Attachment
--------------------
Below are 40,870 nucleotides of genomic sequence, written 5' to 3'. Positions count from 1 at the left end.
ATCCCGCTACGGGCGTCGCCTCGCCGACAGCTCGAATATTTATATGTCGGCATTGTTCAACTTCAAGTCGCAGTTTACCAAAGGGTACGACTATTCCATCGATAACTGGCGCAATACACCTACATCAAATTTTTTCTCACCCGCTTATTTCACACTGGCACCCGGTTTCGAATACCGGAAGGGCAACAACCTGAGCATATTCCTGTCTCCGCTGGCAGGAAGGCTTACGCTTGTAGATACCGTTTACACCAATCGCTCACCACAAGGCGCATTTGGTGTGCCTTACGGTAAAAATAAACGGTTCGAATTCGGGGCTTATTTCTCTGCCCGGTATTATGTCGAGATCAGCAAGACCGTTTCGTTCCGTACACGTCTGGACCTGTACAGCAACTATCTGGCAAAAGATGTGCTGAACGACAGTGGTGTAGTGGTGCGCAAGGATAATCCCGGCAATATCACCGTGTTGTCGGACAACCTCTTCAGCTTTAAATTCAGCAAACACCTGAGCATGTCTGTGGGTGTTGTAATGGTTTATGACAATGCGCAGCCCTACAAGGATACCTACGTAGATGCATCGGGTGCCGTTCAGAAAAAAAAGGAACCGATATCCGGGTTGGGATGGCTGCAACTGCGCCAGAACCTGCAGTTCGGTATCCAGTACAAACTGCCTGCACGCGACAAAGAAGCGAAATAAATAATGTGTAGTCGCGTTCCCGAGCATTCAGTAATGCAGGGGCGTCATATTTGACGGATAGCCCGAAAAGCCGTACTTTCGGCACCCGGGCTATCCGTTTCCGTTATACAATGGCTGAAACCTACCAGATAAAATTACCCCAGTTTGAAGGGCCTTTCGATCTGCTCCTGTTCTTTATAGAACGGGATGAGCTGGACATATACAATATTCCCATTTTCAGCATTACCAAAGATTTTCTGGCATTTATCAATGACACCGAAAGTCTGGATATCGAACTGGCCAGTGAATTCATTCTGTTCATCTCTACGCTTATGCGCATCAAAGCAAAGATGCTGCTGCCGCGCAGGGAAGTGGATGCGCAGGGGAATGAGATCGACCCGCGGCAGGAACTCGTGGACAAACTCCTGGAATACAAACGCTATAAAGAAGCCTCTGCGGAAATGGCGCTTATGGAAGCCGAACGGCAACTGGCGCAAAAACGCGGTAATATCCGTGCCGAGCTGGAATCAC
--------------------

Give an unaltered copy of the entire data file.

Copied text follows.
Below are 40,870 nucleotides of genomic sequence, written 5' to 3'. Positions count from 1 at the left end.
ATCCCGCTACGGGCGTCGCCTCGCCGACAGCTCGAATATTTATATGTCGGCATTGTTCAACTTCAAGTCGCAGTTTACCAAAGGGTACGACTATTCCATCGATAACTGGCGCAATACACCTACATCAAATTTTTTCTCACCCGCTTATTTCACACTGGCACCCGGTTTCGAATACCGGAAGGGCAACAACCTGAGCATATTCCTGTCTCCGCTGGCAGGAAGGCTTACGCTTGTAGATACCGTTTACACCAATCGCTCACCACAAGGCGCATTTGGTGTGCCTTACGGTAAAAATAAACGGTTCGAATTCGGGGCTTATTTCTCTGCCCGGTATTATGTCGAGATCAGCAAGACCGTTTCGTTCCGTACACGTCTGGACCTGTACAGCAACTATCTGGCAAAAGATGTGCTGAACGACAGTGGTGTAGTGGTGCGCAAGGATAATCCCGGCAATATCACCGTGTTGTCGGACAACCTCTTCAGCTTTAAATTCAGCAAACACCTGAGCATGTCTGTGGGTGTTGTAATGGTTTATGACAATGCGCAGCCCTACAAGGATACCTACGTAGATGCATCGGGTGCCGTTCAGAAAAAAAAGGAACCGATATCCGGGTTGGGATGGCTGCAACTGCGCCAGAACCTGCAGTTCGGTATCCAGTACAAACTGCCTGCACGCGACAAAGAAGCGAAATAAATAATGTGTAGTCGCGTTCCCGAGCATTCAGTAATGCAGGGGCGTCATATTTGACGGATAGCCCGAAAAGCCGTACTTTCGGCACCCGGGCTATCCGTTTCCGTTATACAATGGCTGAAACCTACCAGATAAAATTACCCCAGTTTGAAGGGCCTTTCGATCTGCTCCTGTTCTTTATAGAACGGGATGAGCTGGACATATACAATATTCCCATTTTCAGCATTACCAAAGATTTTCTGGCATTTATCAATGACACCGAAAGTCTGGATATCGAACTGGCCAGTGAATTCATTCTGTTCATCTCTACGCTTATGCGCATCAAAGCAAAGATGCTGCTGCCGCGCAGGGAAGTGGATGCGCAGGGGAATGAGATCGACCCGCGGCAGGAACTCGTGGACAAACTCCTGGAATACAAACGCTATAAAGAAGCCTCTGCGGAAATGGCGCTTATGGAAGCCGAACGGCAACTGGCGCAAAAACGCGGTAATATCCGTGCCGAGCTGGAATCAC